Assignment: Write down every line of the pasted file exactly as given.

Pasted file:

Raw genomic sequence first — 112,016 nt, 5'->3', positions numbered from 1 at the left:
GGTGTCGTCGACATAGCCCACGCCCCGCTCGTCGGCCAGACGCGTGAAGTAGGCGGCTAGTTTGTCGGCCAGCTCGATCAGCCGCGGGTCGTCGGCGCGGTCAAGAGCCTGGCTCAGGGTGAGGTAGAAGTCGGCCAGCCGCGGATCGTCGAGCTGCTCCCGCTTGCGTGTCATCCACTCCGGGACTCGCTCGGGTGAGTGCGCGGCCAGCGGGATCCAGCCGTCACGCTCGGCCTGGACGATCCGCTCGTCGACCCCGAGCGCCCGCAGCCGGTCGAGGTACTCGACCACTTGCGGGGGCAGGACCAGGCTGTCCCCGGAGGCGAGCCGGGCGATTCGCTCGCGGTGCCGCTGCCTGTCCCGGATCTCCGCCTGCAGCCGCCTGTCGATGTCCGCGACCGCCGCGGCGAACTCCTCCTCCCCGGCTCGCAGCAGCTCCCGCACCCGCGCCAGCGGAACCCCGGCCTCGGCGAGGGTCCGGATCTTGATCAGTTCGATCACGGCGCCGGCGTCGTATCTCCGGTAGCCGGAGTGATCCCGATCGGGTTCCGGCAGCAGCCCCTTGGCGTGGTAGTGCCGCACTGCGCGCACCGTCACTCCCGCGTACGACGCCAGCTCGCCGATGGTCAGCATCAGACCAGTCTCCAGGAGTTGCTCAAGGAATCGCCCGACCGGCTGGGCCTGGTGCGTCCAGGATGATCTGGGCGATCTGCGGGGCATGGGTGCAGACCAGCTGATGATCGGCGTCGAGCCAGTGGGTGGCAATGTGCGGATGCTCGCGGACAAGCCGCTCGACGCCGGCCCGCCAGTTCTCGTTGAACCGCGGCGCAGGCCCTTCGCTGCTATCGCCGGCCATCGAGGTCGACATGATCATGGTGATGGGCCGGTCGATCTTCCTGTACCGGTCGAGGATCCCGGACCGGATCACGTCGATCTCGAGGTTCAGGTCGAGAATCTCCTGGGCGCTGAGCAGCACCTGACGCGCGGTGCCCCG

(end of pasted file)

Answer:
Raw genomic sequence first — 112,016 nt, 5'->3', positions numbered from 1 at the left:
GGTGTCGTCGACATAGCCCACGCCCCGCTCGTCGGCCAGACGCGTGAAGTAGGCGGCTAGTTTGTCGGCCAGCTCGATCAGCCGCGGGTCGTCGGCGCGGTCAAGAGCCTGGCTCAGGGTGAGGTAGAAGTCGGCCAGCCGCGGATCGTCGAGCTGCTCCCGCTTGCGTGTCATCCACTCCGGGACTCGCTCGGGTGAGTGCGCGGCCAGCGGGATCCAGCCGTCACGCTCGGCCTGGACGATCCGCTCGTCGACCCCGAGCGCCCGCAGCCGGTCGAGGTACTCGACCACTTGCGGGGGCAGGACCAGGCTGTCCCCGGAGGCGAGCCGGGCGATTCGCTCGCGGTGCCGCTGCCTGTCCCGGATCTCCGCCTGCAGCCGCCTGTCGATGTCCGCGACCGCCGCGGCGAACTCCTCCTCCCCGGCTCGCAGCAGCTCCCGCACCCGCGCCAGCGGAACCCCGGCCTCGGCGAGGGTCCGGATCTTGATCAGTTCGATCACGGCGCCGGCGTCGTATCTCCGGTAGCCGGAGTGATCCCGATCGGGTTCCGGCAGCAGCCCCTTGGCGTGGTAGTGCCGCACTGCGCGCACCGTCACTCCCGCGTACGACGCCAGCTCGCCGATGGTCAGCATCAGACCAGTCTCCAGGAGTTGCTCAAGGAATCGCCCGACCGGCTGGGCCTGGTGCGTCCAGGATGATCTGGGCGATCTGCGGGGCATGGGTGCAGACCAGCTGATGATCGGCGTCGAGCCAGTGGGTGGCAATGTGCGGATGCTCGCGGACAAGCCGCTCGACGCCGGCCCGCCAGTTCTCGTTGAACCGCGGCGCAGGCCCTTCGCTGCTATCGCCGGCCATCGAGGTCGACATGATCATGGTGATGGGCCGGTCGATCTTCCTGTACCGGTCGAGGATCCCGGACCGGATCACGTCGATCTCGAGGTTCAGGTCGAGAATCTCCTGGGCGCTGAGCAGCACCTGACGCGCGGTGCCCCG